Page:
A recent article about business responses to global warming highlights the extent to which hierarchical thinking can respond adequately to rapid changes in the climate.
And it neatly illustrates the preoccupations of a hierarchical world-view, as understood by grid-group cultural theory.
The article, written by Leon Gettler, centres on the increasing role of ‘Chief Carbon Officer’ in businesses.
‘The job of the future will be the chief carbon officer, or CCO. That’s because global warming is no longer an environmental issue.’
The author sees not only the CCO, but also new job titles like Director of Sustainability Strategy as ‘just the beginning’.
According to grid-group cultural theory, first established by anthropologist Mary Douglas, and expanded by numerous writers in several different disciplines, there are four fundamental world-views, related to social group strength and rule maintenance. The hierarchist position is ‘strong grid, strong group’. In other words it is both highly group-orientated and highly regulated. For this way of thinking, the crisis (any crisis) is less about external factors and more about who is in charge, and how the social structure is to be maintained.
When new data becomes available it needs to be assimilated into the existing structure in such a way as to answer the question, who is responsible for this, and what is their position in the pecking order?
In government we have seen in recent years the creation of new climate change portfolios at a ministerial level. Where exactly these portfolios sit is highly revealing. For instance a solution to climate change from a hierarchist point of view is to create a minister and a department for climate change. But tellingly this will usually be a fairly junior position, and the department thus created will not typically be at the heart of government. One example would be a ‘Department of Environment and Climate Change’. From a hierarchist perspective, once this is established the crisis is over. We now know everything that really matters: who is responsible and how senior they are.
This may seem an extreme characterisation, but this approach is evident in the article:
There are two major drivers of the change: legislation, and market forces coming from customers, investors and reputation.
Notice that climate change in and of itself is not here identified as a driver of change.
It’s very similar in business, as the article demonstrates. The crisis of climate change is easily depicted primarily as a crisis of roles in the organisation. The proffered solution is a Chief Climate Officer. One can guess how senior such a role is likely to be, at least initially. When the job title is ‘Chief Finance and Carbon Officer’, there may be some leverage, but the hierarchical nature of the organisation will tend to minimise the possibility of this happening in order to maintain the existing hierarchy as far as possible.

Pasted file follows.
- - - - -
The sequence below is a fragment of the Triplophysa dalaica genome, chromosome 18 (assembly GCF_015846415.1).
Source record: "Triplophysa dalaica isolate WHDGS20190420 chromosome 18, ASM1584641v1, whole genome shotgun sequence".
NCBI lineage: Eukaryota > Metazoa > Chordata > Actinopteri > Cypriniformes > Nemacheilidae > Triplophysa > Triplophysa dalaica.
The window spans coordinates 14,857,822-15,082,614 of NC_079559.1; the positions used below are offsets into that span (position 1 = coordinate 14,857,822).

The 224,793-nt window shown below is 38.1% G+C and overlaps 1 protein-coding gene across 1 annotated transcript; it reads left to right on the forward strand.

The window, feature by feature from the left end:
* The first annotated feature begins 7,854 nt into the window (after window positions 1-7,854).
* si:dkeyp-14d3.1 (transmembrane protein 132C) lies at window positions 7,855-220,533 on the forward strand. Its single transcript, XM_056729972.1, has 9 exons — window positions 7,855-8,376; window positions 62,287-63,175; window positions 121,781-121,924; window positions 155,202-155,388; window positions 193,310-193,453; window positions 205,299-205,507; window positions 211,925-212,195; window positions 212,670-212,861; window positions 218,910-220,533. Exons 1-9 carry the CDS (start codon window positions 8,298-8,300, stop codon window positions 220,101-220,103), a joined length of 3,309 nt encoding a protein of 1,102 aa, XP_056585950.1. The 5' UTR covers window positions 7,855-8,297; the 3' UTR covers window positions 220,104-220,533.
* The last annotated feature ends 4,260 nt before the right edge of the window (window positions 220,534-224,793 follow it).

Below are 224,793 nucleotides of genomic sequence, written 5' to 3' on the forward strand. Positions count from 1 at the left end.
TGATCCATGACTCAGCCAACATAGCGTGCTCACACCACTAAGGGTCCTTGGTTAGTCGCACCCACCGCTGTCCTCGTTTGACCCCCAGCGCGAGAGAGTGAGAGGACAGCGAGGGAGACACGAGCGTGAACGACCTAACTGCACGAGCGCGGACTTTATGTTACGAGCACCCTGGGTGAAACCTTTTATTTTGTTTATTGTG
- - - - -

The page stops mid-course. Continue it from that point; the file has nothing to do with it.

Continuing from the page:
Not the only game in town
But the article also shows that hierarchy isn’t the only prism through which to view climate change responses. It cites a recent initiative of Wal-Mart to introduce an environmental ‘scorecard’ for its suppliers.
The scorecard has suppliers rating themselves on such areas as product/packaging ratio, greenhouse gas emissions, recycled content, transportation, renewable energy and innovation. From February, the world’s biggest retailer started using the scorecard to grade suppliers and make buying decisions.
This approach is not hierarchical, in grid-group terms, but Individualist. For individualists the key problem of climate change is that it’s not yet clear how to succeed. This being so, the solution is to make the field more competitive. For the individualist world-view the question of who’s in charge or what their job title is has secondary importance. What really matters is who is going to win. The scorecard approach makes this explicit by reframing climate change as a winner-takes-all race to gain the supply contract.
Grid-group theory is useful because it enables people to see a little bit further than their own world-view and recognise that there is more than one way of doing things. This can be uncomfortable since the four world-views described by the theory are mostly mutually exclusive; they tend to define themselves in terms of their antagonism to one another. But this discomfort may be considered worthwhile if it results in a broader vision and more wide-reaching action.
Company structures and career paths shift with global warming Leon Gettler
The Age August 20, 2008
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